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Russia confirmed today that it has military personnel on the ground in Syria, but said they are only providing training for equipment sold to the government of President Bashar al-Assad "in full compliance with international law." The US fears that Russia could be militarily intervening in Syria's violent, messy civil war.
Russian Foreign Ministry spokeswoman Maria Zakharova told the TASS state news agency on Wednesday that "there are Russian military specialists in Syria who help to use arriving equipment" sold to Syria.
"We never made a secret out of our military-technical cooperation with Syria. We have long supplied arms and military equipment to Syria," Ms. Zakharova said. "We are doing it in compliance with existing contracts and in full compliance with international law."
Russia has been a staunch ally of Assad amid the multi-axis war between Syrian government forces, Islamist anti-Assad rebels of various stripes, and fighters loyal to the so-called Islamic State, operating in Syria and Iraq. The Kremlin has argued that Mr. Assad is a stabilizing force against IS, and has insisted he must stay in power, albeit perhaps in a power-sharing arrangement with non-IS opponents.
But the US has been increasingly concerned in recent weeks that the Kremlin is sending soldiers to directly support Assad's forces in the field. Yesterday, US officials asked Bulgaria and Greece to close their airspace to Russian transport flights, which intelligence reports suggested may be part of a Russian military buildup to aid Assad.
The New York Times reported that three large transports arrived in Latakia, Syria, one of Assad's key strongholds, over the weekend, carrying military supplies and personnel for the purpose of "establishing some sort of forward operating base," according to an unnamed US official. And the BBC notes that there are indications on the social media sites of Russian soldiers that some are operating near the battlefront in Homs, though analysts note that they might be mercenaries.
Bulgaria complied with the US request to close its airspace. A Bulgarian foreign ministry spokesperson told Agence France-Presse that, "The planes were said to carry humanitarian aid but we had information – that we had every reason to trust – that the declared cargo was not the real one."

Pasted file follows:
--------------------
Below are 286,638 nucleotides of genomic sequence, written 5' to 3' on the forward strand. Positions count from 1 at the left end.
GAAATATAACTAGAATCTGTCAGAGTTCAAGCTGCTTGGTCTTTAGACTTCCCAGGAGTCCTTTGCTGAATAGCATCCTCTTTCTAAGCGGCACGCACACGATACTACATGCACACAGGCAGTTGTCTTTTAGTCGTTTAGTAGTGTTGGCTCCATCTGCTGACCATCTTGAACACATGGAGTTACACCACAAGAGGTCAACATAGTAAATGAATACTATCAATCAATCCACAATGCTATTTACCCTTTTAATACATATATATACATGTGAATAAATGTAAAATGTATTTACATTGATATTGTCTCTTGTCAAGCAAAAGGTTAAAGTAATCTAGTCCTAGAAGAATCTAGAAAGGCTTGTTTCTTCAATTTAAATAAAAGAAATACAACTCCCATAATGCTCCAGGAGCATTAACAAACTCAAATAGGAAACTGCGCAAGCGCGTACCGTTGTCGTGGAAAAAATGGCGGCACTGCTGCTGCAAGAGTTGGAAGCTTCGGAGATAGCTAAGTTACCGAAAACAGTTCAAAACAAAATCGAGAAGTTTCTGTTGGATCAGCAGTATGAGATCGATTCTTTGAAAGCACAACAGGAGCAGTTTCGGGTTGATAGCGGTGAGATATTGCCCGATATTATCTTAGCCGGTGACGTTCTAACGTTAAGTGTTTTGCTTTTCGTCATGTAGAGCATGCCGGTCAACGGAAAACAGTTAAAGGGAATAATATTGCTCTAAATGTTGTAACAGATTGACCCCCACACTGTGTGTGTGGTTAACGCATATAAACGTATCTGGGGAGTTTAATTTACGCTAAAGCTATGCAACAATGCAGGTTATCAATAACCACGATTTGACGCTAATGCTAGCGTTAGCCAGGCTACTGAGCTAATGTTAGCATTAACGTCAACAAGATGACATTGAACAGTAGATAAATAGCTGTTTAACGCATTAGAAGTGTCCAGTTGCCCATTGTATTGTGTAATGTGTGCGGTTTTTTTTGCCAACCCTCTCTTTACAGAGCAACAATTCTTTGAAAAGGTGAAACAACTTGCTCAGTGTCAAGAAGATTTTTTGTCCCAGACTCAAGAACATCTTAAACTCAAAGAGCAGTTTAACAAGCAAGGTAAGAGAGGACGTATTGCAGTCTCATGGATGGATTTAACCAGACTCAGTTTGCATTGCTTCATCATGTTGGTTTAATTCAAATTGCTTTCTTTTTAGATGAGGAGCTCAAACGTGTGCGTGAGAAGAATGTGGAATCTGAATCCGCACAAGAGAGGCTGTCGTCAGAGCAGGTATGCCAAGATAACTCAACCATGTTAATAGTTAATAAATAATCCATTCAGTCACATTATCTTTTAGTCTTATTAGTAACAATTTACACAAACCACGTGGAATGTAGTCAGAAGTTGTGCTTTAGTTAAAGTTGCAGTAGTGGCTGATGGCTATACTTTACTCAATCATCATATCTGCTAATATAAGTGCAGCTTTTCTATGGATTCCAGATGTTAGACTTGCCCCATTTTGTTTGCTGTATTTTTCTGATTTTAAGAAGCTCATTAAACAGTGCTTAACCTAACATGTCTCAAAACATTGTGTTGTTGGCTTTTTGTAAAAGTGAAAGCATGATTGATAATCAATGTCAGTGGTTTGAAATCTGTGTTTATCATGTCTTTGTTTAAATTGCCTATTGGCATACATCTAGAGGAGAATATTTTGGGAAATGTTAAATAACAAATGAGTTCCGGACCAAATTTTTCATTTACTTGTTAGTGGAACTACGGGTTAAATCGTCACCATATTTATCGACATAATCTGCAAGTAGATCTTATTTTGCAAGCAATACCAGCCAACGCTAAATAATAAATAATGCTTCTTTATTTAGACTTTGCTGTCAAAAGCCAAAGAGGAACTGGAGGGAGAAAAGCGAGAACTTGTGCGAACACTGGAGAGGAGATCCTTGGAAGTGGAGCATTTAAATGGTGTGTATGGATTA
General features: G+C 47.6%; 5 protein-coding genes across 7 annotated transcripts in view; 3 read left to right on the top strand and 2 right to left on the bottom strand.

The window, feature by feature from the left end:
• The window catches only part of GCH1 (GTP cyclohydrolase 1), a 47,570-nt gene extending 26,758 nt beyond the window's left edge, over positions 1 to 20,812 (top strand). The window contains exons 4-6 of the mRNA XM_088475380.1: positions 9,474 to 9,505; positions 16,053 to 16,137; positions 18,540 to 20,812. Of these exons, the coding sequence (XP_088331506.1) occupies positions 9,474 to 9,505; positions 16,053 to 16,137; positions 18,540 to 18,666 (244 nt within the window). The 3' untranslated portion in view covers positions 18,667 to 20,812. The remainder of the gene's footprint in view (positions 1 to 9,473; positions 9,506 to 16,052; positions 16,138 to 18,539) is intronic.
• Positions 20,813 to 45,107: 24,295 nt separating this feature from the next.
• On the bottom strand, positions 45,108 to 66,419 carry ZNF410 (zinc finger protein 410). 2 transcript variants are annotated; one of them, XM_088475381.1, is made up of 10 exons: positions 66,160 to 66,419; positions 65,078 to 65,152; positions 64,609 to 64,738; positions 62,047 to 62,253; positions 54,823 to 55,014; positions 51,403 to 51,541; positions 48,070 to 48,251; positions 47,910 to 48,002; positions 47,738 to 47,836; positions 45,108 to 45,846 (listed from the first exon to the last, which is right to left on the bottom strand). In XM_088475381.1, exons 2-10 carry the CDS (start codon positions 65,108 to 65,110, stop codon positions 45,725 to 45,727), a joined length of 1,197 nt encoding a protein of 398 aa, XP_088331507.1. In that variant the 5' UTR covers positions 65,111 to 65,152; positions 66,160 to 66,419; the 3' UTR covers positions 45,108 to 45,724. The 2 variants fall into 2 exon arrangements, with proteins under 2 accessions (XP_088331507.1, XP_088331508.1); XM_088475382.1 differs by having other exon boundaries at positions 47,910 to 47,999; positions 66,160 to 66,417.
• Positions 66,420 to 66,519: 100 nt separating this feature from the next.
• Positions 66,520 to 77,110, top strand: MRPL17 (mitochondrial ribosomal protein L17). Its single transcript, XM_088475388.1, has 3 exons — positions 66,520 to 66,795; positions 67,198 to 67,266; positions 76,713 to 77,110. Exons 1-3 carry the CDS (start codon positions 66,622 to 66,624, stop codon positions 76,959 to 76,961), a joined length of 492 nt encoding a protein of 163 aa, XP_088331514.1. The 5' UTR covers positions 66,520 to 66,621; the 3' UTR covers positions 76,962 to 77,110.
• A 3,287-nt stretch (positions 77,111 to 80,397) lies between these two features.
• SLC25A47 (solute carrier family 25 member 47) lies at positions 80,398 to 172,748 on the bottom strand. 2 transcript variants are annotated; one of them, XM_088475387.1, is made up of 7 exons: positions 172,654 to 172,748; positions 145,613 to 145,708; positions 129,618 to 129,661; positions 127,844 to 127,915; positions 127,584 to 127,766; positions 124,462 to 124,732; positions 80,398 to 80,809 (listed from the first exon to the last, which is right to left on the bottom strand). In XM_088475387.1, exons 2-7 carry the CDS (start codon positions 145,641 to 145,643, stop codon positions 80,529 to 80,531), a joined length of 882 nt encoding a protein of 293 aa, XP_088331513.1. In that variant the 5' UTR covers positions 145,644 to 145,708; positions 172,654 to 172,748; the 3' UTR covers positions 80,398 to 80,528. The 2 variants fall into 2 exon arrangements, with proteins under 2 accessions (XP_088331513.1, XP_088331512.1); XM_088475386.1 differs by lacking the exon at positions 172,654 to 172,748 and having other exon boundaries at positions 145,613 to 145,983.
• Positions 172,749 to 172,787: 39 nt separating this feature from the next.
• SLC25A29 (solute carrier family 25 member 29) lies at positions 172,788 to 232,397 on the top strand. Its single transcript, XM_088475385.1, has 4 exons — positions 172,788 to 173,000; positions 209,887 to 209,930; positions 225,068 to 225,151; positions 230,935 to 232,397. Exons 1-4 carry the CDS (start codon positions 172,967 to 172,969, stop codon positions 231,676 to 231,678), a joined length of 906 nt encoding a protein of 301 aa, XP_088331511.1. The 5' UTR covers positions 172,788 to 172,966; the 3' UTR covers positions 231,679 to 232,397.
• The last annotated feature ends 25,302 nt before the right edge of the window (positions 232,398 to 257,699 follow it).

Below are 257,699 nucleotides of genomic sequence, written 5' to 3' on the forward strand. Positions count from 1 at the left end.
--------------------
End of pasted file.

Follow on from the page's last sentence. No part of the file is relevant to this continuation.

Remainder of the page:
The Times notes that Bulgaria's closure of its airspace to Russia "does not fully resolve the issue since Russia may still be able to continue its flights over Iran and Iraq." Two of the planes that arrived in Latakia over the weekend reportedly used that route. Russia could also attempt to fly through Turkish airspace to Syria, though Turkey forced down similar flights three years ago, and the Kremlin might worry that Ankara would do so again.
Ruslan Pukhov, head of the Moscow-based Center of Analysis of Strategies and Technologies, which advises Russia's Defense Ministry, told Bloomberg News that while Russia would be hesitant to get directly involved in the Syrian conflict, its shipments of arms to Syria do appear to be increasing. And Theodore Karasik, a UAE-based geopolitical analyst, told Bloomberg that Russia's strategy in Syria appears to be twofold:
First, it’s shoring up its naval base in Syria’s Mediterranean port of Tartus with additional assets at the air base to protect Assad’s Alawite heartland in the coastal region of Latakia. At the same time, the beefed-up military presence is increasing leverage over both Assad and the U.S. and its allies, he said by phone.
“They’re preparing the ground for some kind of transition,” Karasik said. “The Kremlin is dictating a way out for Assad and the goal of the deployment is also to inform the U.S. and others of its intention and that this is non-negotiable.”